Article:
So you want to… let land and property?

Deciding to stop active farming and let out land and property is a complicated task but can prove mutually beneficial for both parties.

Making the switch to becoming a landlord might be due to a number of reasons, including retirement, the absence of successors, and a desire to pursue other interests.

Alistair Cochrane, land agent and director at Strutt & Parker, who has let many farms over the past 20 years, said: “In very many instances, during difficult times, farmers have felt that their individual farms were not big enough to afford the economies of scale that are increasingly needed.

“They have decided to let their holdings to other existing operators who can achieve those economies of scale and can afford to invest in the ever-more expensive equipment.”

See also: Should you diversify? What to consider

Others have chosen to exchange the anti-social hours and risk farming presents with a steady rent and more free time.

Farmers Weekly has spoken with land agents, accountants and lawyers to find out what a first-time landlord needs to know.

Setting a tenancy term

There is wide scope for how long a tenancy term should be, and circumstances will dictate what is most suitable from a family and tax perspective.

The tenant will have more incentive to invest if they have the security of a longer term, says Mr Cochrane, who has negotiated lengths from nine months up to 80 years.

However, letting a farm for longer can diminish its capital value and restricts the owner’s flexibility.

The ideal term will accommodate the needs and objectives of both parties. It is sensible to agree a term length that is long enough to enable the tenant to enter and fulfil the terms of schemes, such as agri-environment schemes, he says.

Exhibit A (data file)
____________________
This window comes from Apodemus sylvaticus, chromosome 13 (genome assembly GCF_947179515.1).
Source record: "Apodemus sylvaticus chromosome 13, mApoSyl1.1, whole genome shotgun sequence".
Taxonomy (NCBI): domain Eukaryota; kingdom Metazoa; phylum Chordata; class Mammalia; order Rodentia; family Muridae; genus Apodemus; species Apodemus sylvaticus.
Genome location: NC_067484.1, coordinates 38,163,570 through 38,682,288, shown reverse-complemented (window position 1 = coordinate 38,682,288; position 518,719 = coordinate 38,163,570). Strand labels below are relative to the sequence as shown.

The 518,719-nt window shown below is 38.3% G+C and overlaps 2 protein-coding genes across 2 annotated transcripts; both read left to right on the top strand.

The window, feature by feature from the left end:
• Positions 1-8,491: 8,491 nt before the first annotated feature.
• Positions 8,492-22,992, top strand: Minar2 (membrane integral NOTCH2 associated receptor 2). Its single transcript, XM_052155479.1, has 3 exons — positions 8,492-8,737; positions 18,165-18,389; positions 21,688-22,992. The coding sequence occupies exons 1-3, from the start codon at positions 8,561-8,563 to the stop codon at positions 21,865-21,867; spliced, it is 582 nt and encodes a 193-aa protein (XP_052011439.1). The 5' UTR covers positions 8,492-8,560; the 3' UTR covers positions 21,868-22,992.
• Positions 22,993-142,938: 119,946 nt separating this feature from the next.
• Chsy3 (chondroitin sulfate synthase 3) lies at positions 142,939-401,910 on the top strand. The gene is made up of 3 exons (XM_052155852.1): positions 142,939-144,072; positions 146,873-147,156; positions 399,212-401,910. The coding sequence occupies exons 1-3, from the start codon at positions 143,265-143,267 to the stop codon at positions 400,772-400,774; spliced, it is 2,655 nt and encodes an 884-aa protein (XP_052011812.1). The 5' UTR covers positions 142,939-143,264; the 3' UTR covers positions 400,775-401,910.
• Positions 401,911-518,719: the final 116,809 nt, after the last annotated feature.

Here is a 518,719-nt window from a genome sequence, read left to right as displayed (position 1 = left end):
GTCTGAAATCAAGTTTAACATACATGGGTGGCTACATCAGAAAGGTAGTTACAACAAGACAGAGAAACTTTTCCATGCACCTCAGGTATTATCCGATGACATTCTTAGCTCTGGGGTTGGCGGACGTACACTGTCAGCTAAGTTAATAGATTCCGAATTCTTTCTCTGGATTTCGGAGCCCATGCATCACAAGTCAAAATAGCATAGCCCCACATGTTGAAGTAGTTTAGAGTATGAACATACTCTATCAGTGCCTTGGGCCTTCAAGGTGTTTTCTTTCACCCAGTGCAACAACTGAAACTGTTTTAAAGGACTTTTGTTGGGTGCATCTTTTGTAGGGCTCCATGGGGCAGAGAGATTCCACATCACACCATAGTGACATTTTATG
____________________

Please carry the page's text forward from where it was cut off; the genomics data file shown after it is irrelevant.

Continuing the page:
Lydia Cox, chartered surveyor at Stags, says that an agreement that is shorter than two years has optimum flexibility. It can legally have a break clause [the option to quit before the term is up] at any point within the term and the notice period can be shorter.

Two years or longer, there is a requirement for a minimum of 12 months’ notice prior to a break clause being exercised, and it is important to meet the specified date of the agreement.

Offering a longer term may mean the tenant is more likely to invest in the farm in terms of soil quality, fertility and general husbandry.

How to choose a tenant

When letting a whole unit, the particulars should make it clear that tenancy bids should include proposals for the management of the farm, evidence of the applicant’s existing or previous farming record, and details of financial standing. Sometimes a full business plan may be required.

A shortlist of the best applicants should be interviewed by the landlord and/or their agent.

Mr Cochrane advises visiting the applicants’ existing farm and says references can be invaluable. Sometimes it may be wise to request the tenant nominate a family member or other sponsor as guarantor.

For bare land, a simpler process, often by circulating particulars to local farmers, can be adopted.

See also: So you want to … grow and sell Christmas trees?

Be wary of accepting the top rental bid in a tender situation, unless that bid is strong in all other respects, with viable management proposals, a realistic budget, backed up by a good trading record and farming experience, says Mr Cochrane.

What qualities does a good landlord need?

A landlord should be able to leave the farming of the holding to the tenant and trust in their ability to run and look after it well, says Mr Cochrane.

Obligations listed in the tenancy agreements must be undertaken fully and swiftly. Be sure to discuss and agree all the tenancy terms with the tenant before the lease is signed, particularly those relating to responsibility for repairs.

As a landlord, being accessible and open to dialogue can improve the relationship with a tenant.

What can go wrong?